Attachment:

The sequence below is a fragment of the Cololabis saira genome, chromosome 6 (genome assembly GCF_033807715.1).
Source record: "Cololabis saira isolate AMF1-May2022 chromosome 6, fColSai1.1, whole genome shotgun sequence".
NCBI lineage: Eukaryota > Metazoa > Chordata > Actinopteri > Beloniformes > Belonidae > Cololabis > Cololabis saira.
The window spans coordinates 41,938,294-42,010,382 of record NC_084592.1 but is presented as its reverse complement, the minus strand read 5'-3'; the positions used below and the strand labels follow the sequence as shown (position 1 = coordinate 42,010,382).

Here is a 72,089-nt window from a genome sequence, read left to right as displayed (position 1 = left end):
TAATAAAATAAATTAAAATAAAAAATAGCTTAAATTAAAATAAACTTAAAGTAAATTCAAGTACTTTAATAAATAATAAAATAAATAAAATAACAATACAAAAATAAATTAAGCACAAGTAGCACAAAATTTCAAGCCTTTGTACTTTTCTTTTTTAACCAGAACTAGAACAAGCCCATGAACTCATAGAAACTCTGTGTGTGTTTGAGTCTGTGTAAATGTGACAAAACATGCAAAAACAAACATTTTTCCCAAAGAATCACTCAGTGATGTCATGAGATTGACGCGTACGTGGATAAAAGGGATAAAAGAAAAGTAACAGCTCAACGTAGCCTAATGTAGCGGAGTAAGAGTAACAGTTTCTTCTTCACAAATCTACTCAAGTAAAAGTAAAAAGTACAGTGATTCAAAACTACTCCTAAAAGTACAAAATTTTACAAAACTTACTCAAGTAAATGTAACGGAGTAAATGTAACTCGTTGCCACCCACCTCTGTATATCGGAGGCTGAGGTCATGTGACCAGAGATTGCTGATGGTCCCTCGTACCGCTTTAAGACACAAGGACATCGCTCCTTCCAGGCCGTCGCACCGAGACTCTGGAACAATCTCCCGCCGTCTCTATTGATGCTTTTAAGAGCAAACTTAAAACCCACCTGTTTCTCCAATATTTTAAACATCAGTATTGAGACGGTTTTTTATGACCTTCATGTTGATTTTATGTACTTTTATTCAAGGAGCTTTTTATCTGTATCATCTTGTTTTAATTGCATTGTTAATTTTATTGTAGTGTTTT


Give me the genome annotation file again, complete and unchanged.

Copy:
The sequence below is a fragment of the Cololabis saira genome, chromosome 6 (genome assembly GCF_033807715.1).
Source record: "Cololabis saira isolate AMF1-May2022 chromosome 6, fColSai1.1, whole genome shotgun sequence".
NCBI lineage: Eukaryota > Metazoa > Chordata > Actinopteri > Beloniformes > Belonidae > Cololabis > Cololabis saira.
The window spans coordinates 41,938,294-42,010,382 of record NC_084592.1 but is presented as its reverse complement, the minus strand read 5'-3'; the positions used below and the strand labels follow the sequence as shown (position 1 = coordinate 42,010,382).

Here is a 72,089-nt window from a genome sequence, read left to right as displayed (position 1 = left end):
TAATAAAATAAATTAAAATAAAAAATAGCTTAAATTAAAATAAACTTAAAGTAAATTCAAGTACTTTAATAAATAATAAAATAAATAAAATAACAATACAAAAATAAATTAAGCACAAGTAGCACAAAATTTCAAGCCTTTGTACTTTTCTTTTTTAACCAGAACTAGAACAAGCCCATGAACTCATAGAAACTCTGTGTGTGTTTGAGTCTGTGTAAATGTGACAAAACATGCAAAAACAAACATTTTTCCCAAAGAATCACTCAGTGATGTCATGAGATTGACGCGTACGTGGATAAAAGGGATAAAAGAAAAGTAACAGCTCAACGTAGCCTAATGTAGCGGAGTAAGAGTAACAGTTTCTTCTTCACAAATCTACTCAAGTAAAAGTAAAAAGTACAGTGATTCAAAACTACTCCTAAAAGTACAAAATTTTACAAAACTTACTCAAGTAAATGTAACGGAGTAAATGTAACTCGTTGCCACCCACCTCTGTATATCGGAGGCTGAGGTCATGTGACCAGAGATTGCTGATGGTCCCTCGTACCGCTTTAAGACACAAGGACATCGCTCCTTCCAGGCCGTCGCACCGAGACTCTGGAACAATCTCCCGCCGTCTCTATTGATGCTTTTAAGAGCAAACTTAAAACCCACCTGTTTCTCCAATATTTTAAACATCAGTATTGAGACGGTTTTTTATGACCTTCATGTTGATTTTATGTACTTTTATTCAAGGAGCTTTTTATCTGTATCATCTTGTTTTAATTGCATTGTTAATTTTATTGTAGTGTTTT